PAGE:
SPECIFIC FOOD FAST - In this type of fast you omit a specific item(s) from your meal plans. For example, you may choose to eliminate all red meat, processed or fast food, or sweets. Most people can incorporate this type of fast relatively easily. It can also prove to be a great solution for people with specific dietary needs or medical conditions that may cause certain limitations.
JUICE FAST - A juice fast is simply consuming vegetable and fruit juices and water instead of solid food. Many people include whey protein in their liquid plan as well. This is one of the most popular and effective fasts. Even if you choose not to make your entire fast liquids only, substituting one or two meals for liquids is a great alternative.
DANIEL FAST The Daniel fast is a great model to follow and one that is extremely effective for spiritual focus, bodily discipline, and purification of the body and soul. It is one of the most commonly referred-to fasts; however, within the Daniel fast there is room for broad interpretation. Daniel 1 states that he only ate vegetables and water, and in Daniel 10, while the passage does not give a specific list of foods that Daniel ate, it does state that he ate no rich (or choice) foods, as well as no meat or wine. So based on these two verses, we can see that either of these, or combinations of the two, constitute a Daniel fast.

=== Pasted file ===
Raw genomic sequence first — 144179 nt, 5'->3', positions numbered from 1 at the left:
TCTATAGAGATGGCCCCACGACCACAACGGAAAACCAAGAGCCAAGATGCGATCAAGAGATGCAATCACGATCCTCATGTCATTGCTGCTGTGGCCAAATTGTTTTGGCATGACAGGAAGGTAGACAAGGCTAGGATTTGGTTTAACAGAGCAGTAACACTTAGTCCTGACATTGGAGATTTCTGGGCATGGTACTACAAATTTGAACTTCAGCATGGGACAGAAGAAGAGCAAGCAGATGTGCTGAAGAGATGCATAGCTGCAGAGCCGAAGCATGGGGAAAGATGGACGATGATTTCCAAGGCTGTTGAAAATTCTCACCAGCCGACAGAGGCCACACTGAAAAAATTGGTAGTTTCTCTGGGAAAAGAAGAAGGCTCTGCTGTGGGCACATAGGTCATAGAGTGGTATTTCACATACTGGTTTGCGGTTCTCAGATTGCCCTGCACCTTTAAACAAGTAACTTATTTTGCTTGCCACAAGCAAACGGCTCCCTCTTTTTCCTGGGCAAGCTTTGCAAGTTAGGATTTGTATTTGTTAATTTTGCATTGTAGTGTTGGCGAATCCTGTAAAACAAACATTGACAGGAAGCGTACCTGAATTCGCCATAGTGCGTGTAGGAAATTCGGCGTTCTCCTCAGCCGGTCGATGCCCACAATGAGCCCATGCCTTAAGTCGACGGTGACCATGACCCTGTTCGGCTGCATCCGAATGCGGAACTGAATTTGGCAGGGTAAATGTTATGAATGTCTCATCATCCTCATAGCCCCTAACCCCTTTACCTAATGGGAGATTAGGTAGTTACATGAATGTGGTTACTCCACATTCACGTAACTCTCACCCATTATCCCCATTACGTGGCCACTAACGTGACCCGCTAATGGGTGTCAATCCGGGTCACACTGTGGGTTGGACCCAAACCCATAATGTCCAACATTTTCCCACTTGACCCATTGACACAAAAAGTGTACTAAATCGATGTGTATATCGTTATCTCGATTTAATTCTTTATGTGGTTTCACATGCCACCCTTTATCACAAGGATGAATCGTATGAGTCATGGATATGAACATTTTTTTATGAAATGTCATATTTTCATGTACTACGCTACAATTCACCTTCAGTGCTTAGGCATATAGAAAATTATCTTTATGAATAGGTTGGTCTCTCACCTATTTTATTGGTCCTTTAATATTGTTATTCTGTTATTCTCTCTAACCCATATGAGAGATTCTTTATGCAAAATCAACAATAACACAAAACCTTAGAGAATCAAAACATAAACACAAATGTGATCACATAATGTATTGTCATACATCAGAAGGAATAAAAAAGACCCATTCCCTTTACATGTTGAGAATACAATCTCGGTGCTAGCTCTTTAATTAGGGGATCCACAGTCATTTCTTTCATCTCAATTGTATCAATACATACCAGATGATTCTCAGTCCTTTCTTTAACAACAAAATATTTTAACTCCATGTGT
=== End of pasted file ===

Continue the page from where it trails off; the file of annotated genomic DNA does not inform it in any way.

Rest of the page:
Do not fast from water, fasting from food is unwise if you are diabetic, hypoglycemic, prone to migraines, pregnant, taking medication, or recovering from sickness. Do not fast from red meat if you’re inclined to anemia. If you have any doubts/questions, please talk to a healthcare professional. Drink plenty of water to prevent dehydration. FASTING IS ENTIRELY VOLUNTARY.
WHAT DO I DO DURING MY FAST?
Scripturally, fasting is almost always partnered with prayer (Ezra 8:21,23; Luke 2:36-37)
During times when you would normally eat you may want to:
• Worship (Nehemiah 9:1-3; Acts 13:1-3)
• Petition (Daniel 9:3,17)
• Read the Word of God (Nehemiah 9:1-3; Jeremiah 36:6)
• Ask for direction and guidance (Judges 20:19-46; Ezra 8:21)
• Repentance (Joel 2:12-17)
We have also created a prayer guide for each day of the week for the people of our Church.
Our prayer for you over the twenty-one days is that your passion for God and His Word will be ignited, and that you will develop a hunger for His presence that is greater than ever before!